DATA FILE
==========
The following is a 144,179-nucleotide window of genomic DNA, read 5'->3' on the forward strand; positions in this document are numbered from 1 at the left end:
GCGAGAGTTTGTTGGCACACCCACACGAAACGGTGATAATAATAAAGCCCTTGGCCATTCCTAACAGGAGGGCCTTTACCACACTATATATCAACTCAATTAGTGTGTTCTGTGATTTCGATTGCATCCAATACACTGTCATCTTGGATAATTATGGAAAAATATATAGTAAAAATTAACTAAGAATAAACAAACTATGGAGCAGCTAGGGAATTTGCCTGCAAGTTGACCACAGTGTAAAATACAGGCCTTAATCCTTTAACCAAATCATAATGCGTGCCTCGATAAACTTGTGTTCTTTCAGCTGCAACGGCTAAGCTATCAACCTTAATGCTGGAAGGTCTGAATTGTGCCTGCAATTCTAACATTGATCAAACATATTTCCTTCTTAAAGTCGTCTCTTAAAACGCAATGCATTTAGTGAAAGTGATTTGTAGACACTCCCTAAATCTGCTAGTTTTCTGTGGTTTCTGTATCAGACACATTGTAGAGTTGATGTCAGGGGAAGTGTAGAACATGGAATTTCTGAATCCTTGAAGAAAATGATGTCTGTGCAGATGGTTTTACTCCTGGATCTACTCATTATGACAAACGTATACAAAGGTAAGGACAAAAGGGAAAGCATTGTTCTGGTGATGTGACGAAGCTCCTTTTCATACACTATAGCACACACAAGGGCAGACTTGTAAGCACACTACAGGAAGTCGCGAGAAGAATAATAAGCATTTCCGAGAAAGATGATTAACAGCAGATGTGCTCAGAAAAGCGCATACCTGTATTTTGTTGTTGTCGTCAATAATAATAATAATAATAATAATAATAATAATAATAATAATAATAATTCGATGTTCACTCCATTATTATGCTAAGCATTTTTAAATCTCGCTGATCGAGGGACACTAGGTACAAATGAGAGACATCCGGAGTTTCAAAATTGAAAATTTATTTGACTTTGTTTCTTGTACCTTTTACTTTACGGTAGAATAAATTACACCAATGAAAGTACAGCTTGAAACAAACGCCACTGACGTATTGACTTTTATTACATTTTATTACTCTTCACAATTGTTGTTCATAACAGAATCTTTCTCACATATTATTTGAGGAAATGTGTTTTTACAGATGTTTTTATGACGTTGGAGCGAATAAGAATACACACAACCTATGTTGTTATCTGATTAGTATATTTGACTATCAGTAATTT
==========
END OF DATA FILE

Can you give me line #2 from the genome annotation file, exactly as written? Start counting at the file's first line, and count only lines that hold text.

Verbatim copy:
GCGAGAGTTTGTTGGCACACCCACACGAAACGGTGATAATAATAAAGCCCTTGGCCATTCCTAACAGGAGGGCCTTTACCACACTATATATCAACTCAATTAGTGTGTTCTGTGATTTCGATTGCATCCAATACACTGTCATCTTGGATAATTATGGAAAAATATATAGTAAAAATTAACTAAGAATAAACAAACTATGGAGCAGCTAGGGAATTTGCCTGCAAGTTGACCACAGTGTAAAATACAGGCCTTAATCCTTTAACCAAATCATAATGCGTGCCTCGATAAACTTGTGTTCTTTCAGCTGCAACGGCTAAGCTATCAACCTTAATGCTGGAAGGTCTGAATTGTGCCTGCAATTCTAACATTGATCAAACATATTTCCTTCTTAAAGTCGTCTCTTAAAACGCAATGCATTTAGTGAAAGTGATTTGTAGACACTCCCTAAATCTGCTAGTTTTCTGTGGTTTCTGTATCAGACACATTGTAGAGTTGATGTCAGGGGAAGTGTAGAACATGGAATTTCTGAATCCTTGAAGAAAATGATGTCTGTGCAGATGGTTTTACTCCTGGATCTACTCATTATGACAAACGTATACAAAGGTAAGGACAAAAGGGAAAGCATTGTTCTGGTGATGTGACGAAGCTCCTTTTCATACACTATAGCACACACAAGGGCAGACTTGTAAGCACACTACAGGAAGTCGCGAGAAGAATAATAAGCATTTCCGAGAAAGATGATTAACAGCAGATGTGCTCAGAAAAGCGCATACCTGTATTTTGTTGTTGTCGTCAATAATAATAATAATAATAATAATAATAATAATAATAATAATAATAATTCGATGTTCACTCCATTATTATGCTAAGCATTTTTAAATCTCGCTGATCGAGGGACACTAGGTACAAATGAGAGACATCCGGAGTTTCAAAATTGAAAATTTATTTGACTTTGTTTCTTGTACCTTTTACTTTACGGTAGAATAAATTACACCAATGAAAGTACAGCTTGAAACAAACGCCACTGACGTATTGACTTTTATTACATTTTATTACTCTTCACAATTGTTGTTCATAACAGAATCTTTCTCACATATTATTTGAGGAAATGTGTTTTTACAGATGTTTTTATGACGTTGGAGCGAATAAGAATACACACAACCTATGTTGTTATCTGATTAGTATATTTGACTATCAGTAATTT